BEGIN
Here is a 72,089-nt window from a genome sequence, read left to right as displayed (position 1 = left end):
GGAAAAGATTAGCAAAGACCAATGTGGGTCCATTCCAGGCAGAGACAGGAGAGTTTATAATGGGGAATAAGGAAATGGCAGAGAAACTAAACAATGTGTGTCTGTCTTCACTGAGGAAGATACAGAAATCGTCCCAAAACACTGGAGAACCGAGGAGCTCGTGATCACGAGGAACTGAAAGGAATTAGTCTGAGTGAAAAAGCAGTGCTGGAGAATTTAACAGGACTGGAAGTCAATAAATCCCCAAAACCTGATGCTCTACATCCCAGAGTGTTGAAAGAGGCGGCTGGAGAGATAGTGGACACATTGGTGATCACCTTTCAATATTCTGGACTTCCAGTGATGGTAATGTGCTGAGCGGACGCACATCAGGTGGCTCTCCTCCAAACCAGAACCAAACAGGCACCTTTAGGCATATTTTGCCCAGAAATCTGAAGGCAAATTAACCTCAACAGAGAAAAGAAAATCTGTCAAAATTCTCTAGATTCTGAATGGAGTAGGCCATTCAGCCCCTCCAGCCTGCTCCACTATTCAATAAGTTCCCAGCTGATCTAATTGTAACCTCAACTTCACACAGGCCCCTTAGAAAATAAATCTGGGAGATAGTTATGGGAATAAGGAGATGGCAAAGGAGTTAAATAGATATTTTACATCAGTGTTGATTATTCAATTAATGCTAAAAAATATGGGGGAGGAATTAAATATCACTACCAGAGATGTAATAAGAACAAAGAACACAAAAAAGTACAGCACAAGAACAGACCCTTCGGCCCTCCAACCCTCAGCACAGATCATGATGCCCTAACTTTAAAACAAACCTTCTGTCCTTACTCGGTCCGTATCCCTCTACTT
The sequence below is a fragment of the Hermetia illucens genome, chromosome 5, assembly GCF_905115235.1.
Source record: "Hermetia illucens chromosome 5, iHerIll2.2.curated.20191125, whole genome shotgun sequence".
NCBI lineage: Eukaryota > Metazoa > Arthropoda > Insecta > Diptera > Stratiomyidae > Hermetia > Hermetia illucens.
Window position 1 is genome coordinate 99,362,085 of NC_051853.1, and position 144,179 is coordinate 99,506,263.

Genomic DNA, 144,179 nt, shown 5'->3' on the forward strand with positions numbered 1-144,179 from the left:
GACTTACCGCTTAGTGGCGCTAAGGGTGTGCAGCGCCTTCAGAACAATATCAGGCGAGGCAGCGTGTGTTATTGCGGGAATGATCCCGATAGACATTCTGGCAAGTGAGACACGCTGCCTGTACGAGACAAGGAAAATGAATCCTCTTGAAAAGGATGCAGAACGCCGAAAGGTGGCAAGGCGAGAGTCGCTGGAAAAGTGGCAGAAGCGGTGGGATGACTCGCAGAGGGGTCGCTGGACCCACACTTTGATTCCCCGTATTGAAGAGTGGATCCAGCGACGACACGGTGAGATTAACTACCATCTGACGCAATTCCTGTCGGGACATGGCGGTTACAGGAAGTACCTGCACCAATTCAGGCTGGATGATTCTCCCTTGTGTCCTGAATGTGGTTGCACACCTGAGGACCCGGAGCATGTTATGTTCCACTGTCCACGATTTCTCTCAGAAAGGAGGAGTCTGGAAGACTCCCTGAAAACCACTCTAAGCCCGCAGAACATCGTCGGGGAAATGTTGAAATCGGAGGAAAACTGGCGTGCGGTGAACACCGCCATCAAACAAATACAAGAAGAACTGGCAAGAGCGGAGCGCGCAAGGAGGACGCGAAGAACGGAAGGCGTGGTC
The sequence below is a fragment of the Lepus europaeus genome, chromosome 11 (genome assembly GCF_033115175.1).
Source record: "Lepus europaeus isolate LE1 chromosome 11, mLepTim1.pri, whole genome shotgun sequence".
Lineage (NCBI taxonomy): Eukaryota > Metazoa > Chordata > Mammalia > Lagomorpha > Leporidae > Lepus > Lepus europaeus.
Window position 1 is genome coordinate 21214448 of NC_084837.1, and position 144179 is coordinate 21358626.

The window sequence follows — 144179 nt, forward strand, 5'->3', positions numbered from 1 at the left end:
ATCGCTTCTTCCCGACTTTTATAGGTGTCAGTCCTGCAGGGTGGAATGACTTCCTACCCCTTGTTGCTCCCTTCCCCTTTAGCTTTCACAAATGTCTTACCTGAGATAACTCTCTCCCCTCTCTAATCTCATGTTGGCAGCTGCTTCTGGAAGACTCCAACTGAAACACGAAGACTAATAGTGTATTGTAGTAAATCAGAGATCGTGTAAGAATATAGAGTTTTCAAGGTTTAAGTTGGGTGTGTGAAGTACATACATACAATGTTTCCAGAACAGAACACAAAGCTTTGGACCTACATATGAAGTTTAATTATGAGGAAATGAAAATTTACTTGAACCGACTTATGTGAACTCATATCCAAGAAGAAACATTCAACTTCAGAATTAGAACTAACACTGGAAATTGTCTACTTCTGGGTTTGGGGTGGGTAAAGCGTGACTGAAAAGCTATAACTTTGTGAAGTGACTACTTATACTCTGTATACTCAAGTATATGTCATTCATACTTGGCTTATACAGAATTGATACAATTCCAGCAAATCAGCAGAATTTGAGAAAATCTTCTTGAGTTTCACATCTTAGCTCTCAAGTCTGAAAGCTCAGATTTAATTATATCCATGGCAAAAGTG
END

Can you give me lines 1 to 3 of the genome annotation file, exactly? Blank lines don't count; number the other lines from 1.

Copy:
Here is a 72,089-nt window from a genome sequence, read left to right as displayed (position 1 = left end):
GGAAAAGATTAGCAAAGACCAATGTGGGTCCATTCCAGGCAGAGACAGGAGAGTTTATAATGGGGAATAAGGAAATGGCAGAGAAACTAAACAATGTGTGTCTGTCTTCACTGAGGAAGATACAGAAATCGTCCCAAAACACTGGAGAACCGAGGAGCTCGTGATCACGAGGAACTGAAAGGAATTAGTCTGAGTGAAAAAGCAGTGCTGGAGAATTTAACAGGACTGGAAGTCAATAAATCCCCAAAACCTGATGCTCTACATCCCAGAGTGTTGAAAGAGGCGGCTGGAGAGATAGTGGACACATTGGTGATCACCTTTCAATATTCTGGACTTCCAGTGATGGTAATGTGCTGAGCGGACGCACATCAGGTGGCTCTCCTCCAAACCAGAACCAAACAGGCACCTTTAGGCATATTTTGCCCAGAAATCTGAAGGCAAATTAACCTCAACAGAGAAAAGAAAATCTGTCAAAATTCTCTAGATTCTGAATGGAGTAGGCCATTCAGCCCCTCCAGCCTGCTCCACTATTCAATAAGTTCCCAGCTGATCTAATTGTAACCTCAACTTCACACAGGCCCCTTAGAAAATAAATCTGGGAGATAGTTATGGGAATAAGGAGATGGCAAAGGAGTTAAATAGATATTTTACATCAGTGTTGATTATTCAATTAATGCTAAAAAATATGGGGGAGGAATTAAATATCACTACCAGAGATGTAATAAGAACAAAGAACACAAAAAAGTACAGCACAAGAACAGACCCTTCGGCCCTCCAACCCTCAGCACAGATCATGATGCCCTAACTTTAAAACAAACCTTCTGTCCTTACTCGGTCCGTATCCCTCTACTT
The sequence below is a fragment of the Hermetia illucens genome, chromosome 5, assembly GCF_905115235.1.